Capt. William “Bill” Pinkney, the first African American sailor to circumnavigate alone, who went on to skipper the replica slave-ship La Amistad. Lin Pardey, a two-time circumnavigator—west to east and east to west—and the co-author of nearly a dozen books, one of the most accomplished female cruising sailors/yachting journalists of all time. Dawn Riley, who competed at the highest ranks of Grand Prix sailing in both the America’s Cup and the Whitbread Round the World Race, and is now the executive director of the training center Oakcliff Sailing. Lynne Jewell-Shore, who won an Olympic gold medal in 1988 in the doublehanded 470 class dinghy with teammate Allison Jolly in a dominating performance. Tania Aebi, who took the world by storm as she became the youngest woman to sail around it.
For what do all of these sailing, racing and cruising luminaries have in common? Incredibly, not a single one has been inducted into the National Sailing Hall of Fame.
In a strange, ironic way, they probably shouldn’t feel bad about it. In Pinkney’s case, it’s not like he was shuffled aside by a similarly qualified candidate; after all, there’s not a single Black sailor in the NSHOF. Women haven’t fared much better; of the 90 sailors inducted since the first class in 2011, all but six have been white males, and of that half-dozen, the wife of windsurfing pioneer Hoyle Schweitzer seems to have eked in because she was…Mrs. Hoyle Schweitzer.
The National Sailing Hall of Fame? Hmm, OK. More like the National Sailing Hall of Ancient Pale Dudes. (As a card-carrying old white sailing dude myself, I’m authorized to make that crack.) And it’s not like cruising sailors are wildly represented, as maybe another half-dozen would fall into that category. No, the NSHOF is, as it’s currently constituted, the National Sailboat-Racing HOF. If they called it that, I’d be fine.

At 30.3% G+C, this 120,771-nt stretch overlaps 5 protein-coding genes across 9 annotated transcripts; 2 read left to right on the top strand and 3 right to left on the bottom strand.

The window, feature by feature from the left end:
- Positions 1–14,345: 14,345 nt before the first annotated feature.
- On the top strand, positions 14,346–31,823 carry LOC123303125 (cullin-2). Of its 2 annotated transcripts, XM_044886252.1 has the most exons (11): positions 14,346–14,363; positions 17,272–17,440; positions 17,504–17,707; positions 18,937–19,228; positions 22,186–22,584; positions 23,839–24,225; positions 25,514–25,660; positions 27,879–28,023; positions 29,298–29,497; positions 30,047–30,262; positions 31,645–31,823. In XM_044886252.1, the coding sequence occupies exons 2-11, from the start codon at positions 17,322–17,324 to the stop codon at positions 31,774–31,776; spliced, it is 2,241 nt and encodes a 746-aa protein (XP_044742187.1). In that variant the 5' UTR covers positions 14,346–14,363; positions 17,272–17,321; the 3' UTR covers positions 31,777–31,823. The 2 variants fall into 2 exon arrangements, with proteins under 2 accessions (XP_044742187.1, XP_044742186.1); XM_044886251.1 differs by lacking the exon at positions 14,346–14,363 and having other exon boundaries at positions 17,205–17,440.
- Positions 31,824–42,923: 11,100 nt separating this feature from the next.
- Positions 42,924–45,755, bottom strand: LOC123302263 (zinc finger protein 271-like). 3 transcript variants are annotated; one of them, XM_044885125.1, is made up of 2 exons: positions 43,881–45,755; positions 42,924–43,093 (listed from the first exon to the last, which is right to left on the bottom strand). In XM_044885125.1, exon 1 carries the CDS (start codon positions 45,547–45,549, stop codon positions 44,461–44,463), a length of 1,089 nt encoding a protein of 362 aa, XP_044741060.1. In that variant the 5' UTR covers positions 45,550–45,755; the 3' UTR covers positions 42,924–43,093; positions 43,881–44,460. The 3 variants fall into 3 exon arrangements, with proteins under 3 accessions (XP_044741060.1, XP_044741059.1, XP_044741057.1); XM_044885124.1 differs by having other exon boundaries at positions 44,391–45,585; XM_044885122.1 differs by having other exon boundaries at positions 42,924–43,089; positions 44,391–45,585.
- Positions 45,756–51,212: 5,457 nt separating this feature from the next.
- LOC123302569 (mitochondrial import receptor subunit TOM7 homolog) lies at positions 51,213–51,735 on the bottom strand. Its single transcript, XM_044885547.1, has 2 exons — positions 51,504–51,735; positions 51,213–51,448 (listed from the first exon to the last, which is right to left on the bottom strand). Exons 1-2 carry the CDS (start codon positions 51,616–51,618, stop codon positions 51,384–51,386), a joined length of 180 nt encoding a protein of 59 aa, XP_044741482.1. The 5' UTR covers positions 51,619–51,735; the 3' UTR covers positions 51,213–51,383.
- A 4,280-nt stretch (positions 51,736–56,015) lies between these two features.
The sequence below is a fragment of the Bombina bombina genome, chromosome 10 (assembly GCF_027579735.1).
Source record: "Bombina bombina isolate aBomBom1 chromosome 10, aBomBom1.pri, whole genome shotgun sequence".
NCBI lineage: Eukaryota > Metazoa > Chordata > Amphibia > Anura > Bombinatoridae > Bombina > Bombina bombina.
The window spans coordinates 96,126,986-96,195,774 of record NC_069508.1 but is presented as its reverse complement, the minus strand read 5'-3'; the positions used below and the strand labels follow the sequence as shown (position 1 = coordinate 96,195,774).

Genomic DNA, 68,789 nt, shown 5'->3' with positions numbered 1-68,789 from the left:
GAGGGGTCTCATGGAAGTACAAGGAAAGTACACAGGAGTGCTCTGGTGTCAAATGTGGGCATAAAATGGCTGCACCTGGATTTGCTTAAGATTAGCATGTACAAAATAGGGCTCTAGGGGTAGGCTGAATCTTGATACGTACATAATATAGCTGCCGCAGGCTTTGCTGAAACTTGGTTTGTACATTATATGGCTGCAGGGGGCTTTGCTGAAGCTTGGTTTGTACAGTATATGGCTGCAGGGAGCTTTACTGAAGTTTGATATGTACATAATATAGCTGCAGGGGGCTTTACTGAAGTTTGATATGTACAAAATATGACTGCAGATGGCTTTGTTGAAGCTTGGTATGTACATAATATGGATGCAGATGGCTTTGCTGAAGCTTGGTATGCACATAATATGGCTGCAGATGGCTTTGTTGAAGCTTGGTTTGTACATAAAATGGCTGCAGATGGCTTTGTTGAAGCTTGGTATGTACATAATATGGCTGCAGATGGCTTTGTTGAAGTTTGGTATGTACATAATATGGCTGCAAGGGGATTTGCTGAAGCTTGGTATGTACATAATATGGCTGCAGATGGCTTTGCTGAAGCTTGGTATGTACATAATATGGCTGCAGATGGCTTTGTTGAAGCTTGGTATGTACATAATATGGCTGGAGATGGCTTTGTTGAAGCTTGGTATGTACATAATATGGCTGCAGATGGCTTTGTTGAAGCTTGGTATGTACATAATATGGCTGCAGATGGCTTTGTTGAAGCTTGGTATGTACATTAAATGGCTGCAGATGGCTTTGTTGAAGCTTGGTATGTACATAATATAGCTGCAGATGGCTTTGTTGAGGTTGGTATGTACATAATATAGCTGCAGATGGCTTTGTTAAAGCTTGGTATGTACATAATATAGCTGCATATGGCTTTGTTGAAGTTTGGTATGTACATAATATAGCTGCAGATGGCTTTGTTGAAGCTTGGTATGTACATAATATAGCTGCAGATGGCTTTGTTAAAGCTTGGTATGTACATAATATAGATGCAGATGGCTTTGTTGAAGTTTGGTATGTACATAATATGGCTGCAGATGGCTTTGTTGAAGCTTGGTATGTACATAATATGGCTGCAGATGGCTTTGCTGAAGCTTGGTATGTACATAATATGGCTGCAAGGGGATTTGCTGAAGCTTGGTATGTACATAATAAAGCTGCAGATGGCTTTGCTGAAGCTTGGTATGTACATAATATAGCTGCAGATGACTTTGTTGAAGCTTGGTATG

As it is now, I’m not.
Some of the folks at the organization have already heard my “fine whine” on this matter. One member of the induction committee admitted to me, somewhat sheepishly, that the imbalance was real and needed to be addressed, but that they had an obligation to get all the old, deserving chaps in first. Which, honestly, is baloney. What other hall of fame operates on that assumption? They’re largely all about recognizing the latest stars.
Look, I’m a sports fan. I like halls of fame. It’s cool when one of your old football or baseball heroes is recognized. But as far as I’m concerned, one of the huge problems with the NSHOF is the way in which potential inductees are nominated: by the public. That’s right, unlike Cooperstown, New York, or Canton, Ohio—the respective homes of the baseball and pro football halls—sailors are not considered by a committee of sportswriters and journalists and previously inducted members—you know, experts!—but by the public at large. Which is not only patently ridiculous, but also reduces the entire program to a popularity contest.
For example, as near as I can tell, if the criteria were similar, and a fan of Babe Ruth had not nominated Babe Ruth to be in Cooperstown, guess who wouldn’t be there? Babe Ruth!
Read More from Herb McCormick: Off Watch
There’s lots of maddening things about all of it. Take Lynne Jewell-Shore. She was cheek to cheek—and by that I mean butt to butt—with mate Allison Jolly when they brought home the gold in the 470, but Jolly is in the NSHOF and Jewell-Shore is not. What?
Even as I type, the NSHOF is undergoing a huge renovation in my hometown of Newport, Rhode Island, in what was the old Armory building, which by total coincidence was built by my great-grandfather Mike, who erected several iconic Newport structures. Admittedly, that part is really neither here nor there. My greater issue with the organization is as a sailor, voyager, journalist, cruiser, lover of boats, and so on. I look at the list of inductees, and I don’t see many who represent me. I sure as hell never raced in the America’s Cup. And that’s before we even begin talking about race and gender. I mean, seriously, folks.
For all the above reasons, I’m taking this whole NSHOF thing personally. But what I’m aiming for here is constructive criticism. As a Newporter, as a sailor, as a cruiser, I want it to be great. And inclusive. And cool. Please, guys, make it great. Please?
Herb McCormick is CW’s executive editor.